MONEYWEB: On the line now we have Cedric Buffler. Cedric has been nominated in Social Entrepreneurship category [of the South African chapter of the Ernst & Young World Entrepreneur Awards]. He is the founder of Micro-MBA which started in 1991. Cedric, would you define yourself as an entrepreneur?
CEDRIC BUFFLER: Yes, I’d have to, almost by exclusion. I mean, we’re doing what we’re doing to help people, but in doing it we have to cover our costs, we have to make money. So yes I guess that is entrepreneurship.
MONEYWEB: Now what exactly does the Micro-MBA do? How does it work?
CEDRIC BUFFLER: Well it’s a very simple programme which is aimed at people with a low level of education. The interesting thing is, though, that lately we’ve had a number of people with tertiary education coming through. But that’s another story. It’s a basic business course which takes people through the essentials of how to run a business in just five days. They work through some workbooks, they write their own manual for their business, including a business plan. And, yes, it was developed in the late eighties, actually, and in 1991 it became available to other organisations as well.
MONEYWEB: Can entrepreneurship be taught? This is a big debate.
CEDRIC BUFFLER: Oh, absolutely. You know, this word “entrepreneurship” is such a misnomer, in my opinion. I think, perhaps, if one is a purist, you can say that 5% or 6% of the population is naturally entrepreneurial. But I know for sure that you can teach anybody to do enterprise. You can teach anybody how to do what they’re doing and make money while they’re doing it.
MONEYWEB: Micro-MBA has helped over 160 000 people start businesses. Has there been anything that stood out as a great example of what the Micro-MBA does?
CEDRIC BUFFLER: Wow, there are so many. You know, we work through community-based organisations. Now I’m thinking of a lady in Sebokeng who, when her husband was retrenched in 1994, came and did the course, and since then she’s put five children through university, she’s trained other people to run small businesses by teaching them how to cook, how to do catering. You know, that for me is just a brilliant example. Also there are a number of women who are part of SAWIC – South African Women in Construction – who have been through our programme, and they all say it made such a difference to them because they now don’t lose their businesses when they win a tender. Some people are so keen to get these things called tenders from government, and sometimes they don’t know how to bid, how to charge for their time, how to charge for their services. And that’s what Micro-MBA teaches people to do.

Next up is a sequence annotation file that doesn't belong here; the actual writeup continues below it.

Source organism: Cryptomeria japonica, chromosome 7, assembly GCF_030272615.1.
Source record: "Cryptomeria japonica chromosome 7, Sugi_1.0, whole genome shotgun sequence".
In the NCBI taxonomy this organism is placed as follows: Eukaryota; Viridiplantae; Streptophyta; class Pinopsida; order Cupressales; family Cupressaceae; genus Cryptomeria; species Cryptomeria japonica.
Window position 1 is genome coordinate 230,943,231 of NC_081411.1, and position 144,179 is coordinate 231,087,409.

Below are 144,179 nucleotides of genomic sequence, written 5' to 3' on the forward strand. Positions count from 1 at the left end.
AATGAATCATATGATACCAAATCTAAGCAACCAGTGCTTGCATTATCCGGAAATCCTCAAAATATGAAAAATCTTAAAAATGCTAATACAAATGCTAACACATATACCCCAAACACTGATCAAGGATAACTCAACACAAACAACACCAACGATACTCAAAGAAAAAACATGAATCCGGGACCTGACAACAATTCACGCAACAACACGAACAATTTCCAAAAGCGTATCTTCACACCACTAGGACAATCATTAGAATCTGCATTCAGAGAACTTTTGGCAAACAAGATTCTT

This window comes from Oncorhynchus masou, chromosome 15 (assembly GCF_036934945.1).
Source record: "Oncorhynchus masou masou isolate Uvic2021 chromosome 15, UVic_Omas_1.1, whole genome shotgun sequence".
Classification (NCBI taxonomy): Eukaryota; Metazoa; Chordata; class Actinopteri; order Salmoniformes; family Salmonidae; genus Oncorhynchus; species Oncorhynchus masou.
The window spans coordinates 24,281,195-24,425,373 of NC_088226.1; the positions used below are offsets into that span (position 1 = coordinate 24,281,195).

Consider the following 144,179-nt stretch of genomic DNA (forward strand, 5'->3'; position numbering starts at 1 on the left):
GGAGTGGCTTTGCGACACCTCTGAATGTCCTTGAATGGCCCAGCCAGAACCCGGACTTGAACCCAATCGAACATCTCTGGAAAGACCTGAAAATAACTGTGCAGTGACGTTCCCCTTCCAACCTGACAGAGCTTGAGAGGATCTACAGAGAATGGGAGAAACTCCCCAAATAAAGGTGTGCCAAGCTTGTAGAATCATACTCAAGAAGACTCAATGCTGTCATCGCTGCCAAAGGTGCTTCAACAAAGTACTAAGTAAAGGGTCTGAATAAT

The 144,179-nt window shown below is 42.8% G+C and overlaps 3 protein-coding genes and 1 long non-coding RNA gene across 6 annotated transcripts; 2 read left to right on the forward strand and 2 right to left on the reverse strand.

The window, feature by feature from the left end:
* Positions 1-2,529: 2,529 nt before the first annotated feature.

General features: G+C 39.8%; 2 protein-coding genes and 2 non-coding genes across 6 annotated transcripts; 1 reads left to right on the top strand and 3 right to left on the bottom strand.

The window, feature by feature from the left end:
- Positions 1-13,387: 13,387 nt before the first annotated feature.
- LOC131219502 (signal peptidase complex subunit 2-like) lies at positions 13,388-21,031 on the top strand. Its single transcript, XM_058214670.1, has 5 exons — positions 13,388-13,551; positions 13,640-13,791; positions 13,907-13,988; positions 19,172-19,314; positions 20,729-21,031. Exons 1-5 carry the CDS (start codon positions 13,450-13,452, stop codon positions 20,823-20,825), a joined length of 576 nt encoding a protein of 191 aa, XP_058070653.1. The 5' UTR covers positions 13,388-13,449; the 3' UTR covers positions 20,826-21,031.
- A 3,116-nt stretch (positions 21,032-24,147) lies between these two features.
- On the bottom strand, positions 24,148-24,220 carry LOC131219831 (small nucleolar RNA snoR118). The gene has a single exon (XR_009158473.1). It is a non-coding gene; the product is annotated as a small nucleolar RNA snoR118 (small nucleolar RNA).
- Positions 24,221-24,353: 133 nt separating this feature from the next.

MONEYWEB: Cedric, just in terms of what happens and what the Micro-MBA does, what do you think the biggest challenge facing the country, and facing your business, is?
CEDRIC BUFFLER: Well, there are two different questions to that, of course. The biggest challenge, in my opinion, facing the country is: how do you mobilise perhaps eight million people who are unemployed? How do you meet those needs? And that then becomes the big challenge of our business, because the problem is that, of course, most of the people who need what we have can’t afford to pay for it. So we have next to the company a non-profit trust in which is housed a bursary fund, somewhat like a university situation, so that people who want to support what we’re doing can put bursaries of R1 000 each into the fund. Then people can get through the programme. If this need isn’t met, I don’t see how we can talk about a new South Africa while there are upwards of eight million people who are really marginalised still.
MONEYWEB: Cedric Buffler is the CEO of Micro-MBA.